Both Kim Kardashian and Steve Jobs have personal brands. They are both well known.
However, there’s a major difference between the two. Kardashian is famous for being famous. Jobs is famous for creating technology breakthroughs.
Having a personal brand is useful. It helps to be known by others. It opens doors, facilitates introductions, and gets you access to opportunities you might not otherwise get.
However, there are two different ways to become well known.
The first is to do something outrageous (e.g. reality TV, terrorism), to be a spectacle. The second is to be extremely knowledgeable, skilled, or talented in a specific area.
For the typical person, the way to becoming well known follows a simple, repeatable process.
The formula is simple. (Keep in mind, just because something is simple doesn’t always mean it is easy to do. Simple doesn’t necessarily mean easy.)
1) Pick a niche that is underserved.
2) Devote yourself to becoming an expert in that niche.
3) Serve others to develop your reputation in that niche.
4) Amplify your reputation via media (social media, the web, books, podcasts, conferences, etc.)
Today, let me focus on picking a niche that is underserved.
To understand why this strategy works, it’s useful to borrow concepts from the field of biology.
In large ecosystems of animal and plant life, there’s intense competition for resources — food, water, nutrients, etc.
If a small, relatively new species competes directly against a species that’s dominant and in large numbers, it’s a tough battle — it’s very difficult to thrive under those conditions.
However, if you’re a new species and you occupy a niche in the ecosystem — you feed off of a different set of food resources than the larger dominant species — then you have a chance to thrive in that niche.
The same holds true in large attention economies.
There’s intense competition to get other people’s attention.
If you compete directly against the legend of Steve Jobs, good luck. It’s pretty tough to win that game.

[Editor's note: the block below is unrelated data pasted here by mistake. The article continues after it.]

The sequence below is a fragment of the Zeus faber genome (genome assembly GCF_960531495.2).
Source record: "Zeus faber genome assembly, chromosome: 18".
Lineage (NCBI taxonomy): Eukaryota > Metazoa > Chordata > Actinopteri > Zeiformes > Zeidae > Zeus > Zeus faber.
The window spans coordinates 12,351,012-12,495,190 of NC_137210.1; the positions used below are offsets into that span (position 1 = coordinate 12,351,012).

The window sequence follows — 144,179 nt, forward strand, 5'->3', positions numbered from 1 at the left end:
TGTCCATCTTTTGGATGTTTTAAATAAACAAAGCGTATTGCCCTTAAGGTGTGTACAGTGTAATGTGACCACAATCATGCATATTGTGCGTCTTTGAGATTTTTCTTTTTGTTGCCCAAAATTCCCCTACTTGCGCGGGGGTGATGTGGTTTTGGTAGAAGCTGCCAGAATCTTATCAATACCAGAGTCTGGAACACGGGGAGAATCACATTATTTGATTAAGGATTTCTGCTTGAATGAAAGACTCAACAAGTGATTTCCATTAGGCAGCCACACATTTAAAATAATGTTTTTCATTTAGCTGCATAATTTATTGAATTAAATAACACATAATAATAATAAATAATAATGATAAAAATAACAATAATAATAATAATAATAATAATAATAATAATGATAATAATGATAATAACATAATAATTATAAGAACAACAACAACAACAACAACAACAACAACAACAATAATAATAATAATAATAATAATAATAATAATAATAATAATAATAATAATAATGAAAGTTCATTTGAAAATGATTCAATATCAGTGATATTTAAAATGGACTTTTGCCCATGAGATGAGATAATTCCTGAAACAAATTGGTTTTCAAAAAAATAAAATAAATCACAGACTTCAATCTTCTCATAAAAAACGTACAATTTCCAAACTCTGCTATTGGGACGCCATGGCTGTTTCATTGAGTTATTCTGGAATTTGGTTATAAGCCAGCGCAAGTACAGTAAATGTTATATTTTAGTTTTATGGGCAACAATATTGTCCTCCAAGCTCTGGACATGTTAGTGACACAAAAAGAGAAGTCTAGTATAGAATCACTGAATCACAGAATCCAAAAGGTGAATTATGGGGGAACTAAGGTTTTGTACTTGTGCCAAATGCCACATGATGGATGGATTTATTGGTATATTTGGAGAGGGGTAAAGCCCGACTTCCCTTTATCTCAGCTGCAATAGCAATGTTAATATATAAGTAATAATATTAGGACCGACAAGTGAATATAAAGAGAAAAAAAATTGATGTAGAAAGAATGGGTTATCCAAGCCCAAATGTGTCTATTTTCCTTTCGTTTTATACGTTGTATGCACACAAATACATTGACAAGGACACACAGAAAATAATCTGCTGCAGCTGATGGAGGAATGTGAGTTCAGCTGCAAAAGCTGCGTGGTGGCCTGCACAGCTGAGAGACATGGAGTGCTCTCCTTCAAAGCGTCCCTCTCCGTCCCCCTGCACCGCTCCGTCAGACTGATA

But if you pick a small niche that Jobs (if he were still alive) would never compete in, you have a chance to thrive in your little corner of the world.
That’s the whole point of this article — to strategically pick your little corner of the world to compete in.
In my case, I didn’t pick the “Case Interview” niche — it somewhat picked me. But it has been good to me.
I tell my friends that I’m extremely famous amongst 10 people in the world.
In consulting circles, I appear to be fairly well known.
BUT, consulting is a niche. It is NOT the whole world (and it is VERY easy to forget this point).
For example, socially, none of my friends have ever heard of McKinsey, Bain or BCG. I’m just the guy that likes to hike, cook, sing, dance, camp, and talk about my kids a lot.
It is a very weird feeling when I walk into a room of aspiring consultants and people want to take selfies with me (a very weird feeling). When I’m out socially, people want me to hold their camera phone to take pictures of them, for them.
The contrast is bizarre to me. BUT that’s because I socialize in society at large, but I work professionally within a very narrow niche. Further, 95%+ of the US population have never heard of this niche.
In fact, that’s one test of a niche. If you explain your field, and 10 people out of 10 have heard of it, it’s not a niche. It’s a mass market.
The criteria for picking a niche is that it be underserved. This means the people in the niche want something, but they aren’t getting it.
If your niche is selling golf clubs to left-handed golfers, well left-handed golfers don’t get as much attention as right-handed ones. In fact, 10% of the world’s population is left-handed. If you were a large manufacturer, you would want to focus on right-handers — because there are close to 10 times more of them.
If you want to compete against the big manufacturers, you might consider focusing on the left-handed golfers niche (assuming the big manufacturers underserve them).
If you create an app for helping high school students organize their homework assignments and schedules, all high school students need something like that. But if you create an app that helps high school students with ADHD manage their homework assignments, that’s an underserved niche.
As you look at your career paths in life, give some thought as to the niches you see around you. Notice them. Then look to find niches where the people in their niches desperately want information, products or services but can’t get enough to be satisfied.
Those are niches worth considering. Those are niches where building a personal brand is do-able.
Underserved niches. Give it some thought...
I plan to teach more about this and the other key elements of developing a personal brand. If you're interested in this topic and would like to be included, complete the form below to be notified of other articles, resources, or classes on this topic.
How to Develop a Personal Brand